The translation of Mary Shelley’s works, especially that of Frankenstein’s Monster has been delivered in a varied and widened manner (In fact, the last review I wrote had elements of Shelley all over it, intentionally of course!) The story’s thematic structure holds true through time and testament: treatment from the ignorant and impoverished, each casting their own light on the fabric of human character, the wonders of technology and nature and the force of intent behind it.

Welcome to Bernard Rose’s take on this well versed piece of fiction. The question is, has he made his piece that will stand the test of time?

Our aptly named Adam (Xavier Samuel), birthed from the minds of married scientists Marie (Carrie-Anne Moss) & Viktor Frankenstein (Danny Huston), is quickly shafted out of a loving embrace and mutates into a twisted sentiment of its original intent, left for dead in the gritty streets of Los Angeles as he battles to adjust to the nature of humanity, horrific and brutal as ever in stance.

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Rose most certainly has the ability to instigate the feeling of isolation, yet given his track record of mythical specialisation and the literature he has to work with, the challenge I think, never came from this. The transformation of our monster is comprehensive and the harshness of reality is never spared, modern day setting versus old testament fiction is a mix not explicitly delivered every day. There’s an inarticulate philosophical context from the creation and as ever, the symbolic reference of fire and purification anew resides fervently.

The trouble lays in the execution (forgive the pun) – we’ve seen this story told many times over, at the core of it, the same questionably moral/ethical attitudes reside, Rose is true to the original form of what makes Frankenstein so universally appealing; yet there’s simply nothing here to separate it from the crop of other versions that stand in either lesser or equal calibre.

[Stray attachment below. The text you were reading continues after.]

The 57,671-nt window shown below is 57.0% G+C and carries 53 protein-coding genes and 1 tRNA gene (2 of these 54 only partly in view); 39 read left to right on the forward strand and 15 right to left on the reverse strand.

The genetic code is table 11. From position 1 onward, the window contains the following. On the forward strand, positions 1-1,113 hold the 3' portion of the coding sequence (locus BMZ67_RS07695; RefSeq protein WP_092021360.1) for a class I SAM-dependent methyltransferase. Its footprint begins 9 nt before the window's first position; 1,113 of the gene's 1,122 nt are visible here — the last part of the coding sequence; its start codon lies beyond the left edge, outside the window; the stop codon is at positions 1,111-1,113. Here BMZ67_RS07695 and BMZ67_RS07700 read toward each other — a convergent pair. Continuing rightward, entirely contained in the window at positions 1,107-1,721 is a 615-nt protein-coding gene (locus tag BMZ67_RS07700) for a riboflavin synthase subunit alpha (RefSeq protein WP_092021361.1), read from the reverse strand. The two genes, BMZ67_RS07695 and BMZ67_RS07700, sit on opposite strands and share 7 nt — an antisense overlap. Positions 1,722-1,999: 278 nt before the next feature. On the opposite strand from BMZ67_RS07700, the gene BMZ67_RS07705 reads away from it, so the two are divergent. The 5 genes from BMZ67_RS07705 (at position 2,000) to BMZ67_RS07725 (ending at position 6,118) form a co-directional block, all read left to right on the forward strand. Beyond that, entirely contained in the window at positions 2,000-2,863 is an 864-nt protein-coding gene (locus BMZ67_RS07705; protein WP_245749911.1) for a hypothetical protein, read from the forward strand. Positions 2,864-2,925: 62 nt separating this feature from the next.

Huston and Moss are a well versed duo who’ve proven themselves in singular fashion with prior filmic accomplishments, witnessing Tony Todd as a “down, but never out” street dweller is a welcome performance and one that adds a versatility to his ability. A special mention to Randy Westgate, who’s visual effects are beautifully on point and never hastened.

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Bernard Rose delivers his identity through the phantom veins of a macabre genius, whose written texts will no doubt be broken down, re-imagined into variances of discombobulated messes, though Rose’s Frankenstein never falls into the latter category, it doesn’t excel from it either.

(That bloody F-Bombing annoyance may have something to do with it…)

2.5 / 5

Dir: Bernard Rose
Scr: Bernard Rose (screenplay,) Mary Shelley (story)
Cast: Xavier Samuel, Carrie-Anne Moss, Danny Huston, Tony Todd

Prd: Christian Angermayer, Klemens Hallman, Heidi Jo Markel, Jennifer Holiday Morrison

DOP: Candace Higgins

Music: Halli Cauthery
Country: USA
Year: 2015
Run Time: 89 min

Frankenstein is out on digital platforms from February 15th and on Blu-ray and DVD from February 22nd courtesy of Signature Entertainment.

 

Check out this clip from the film: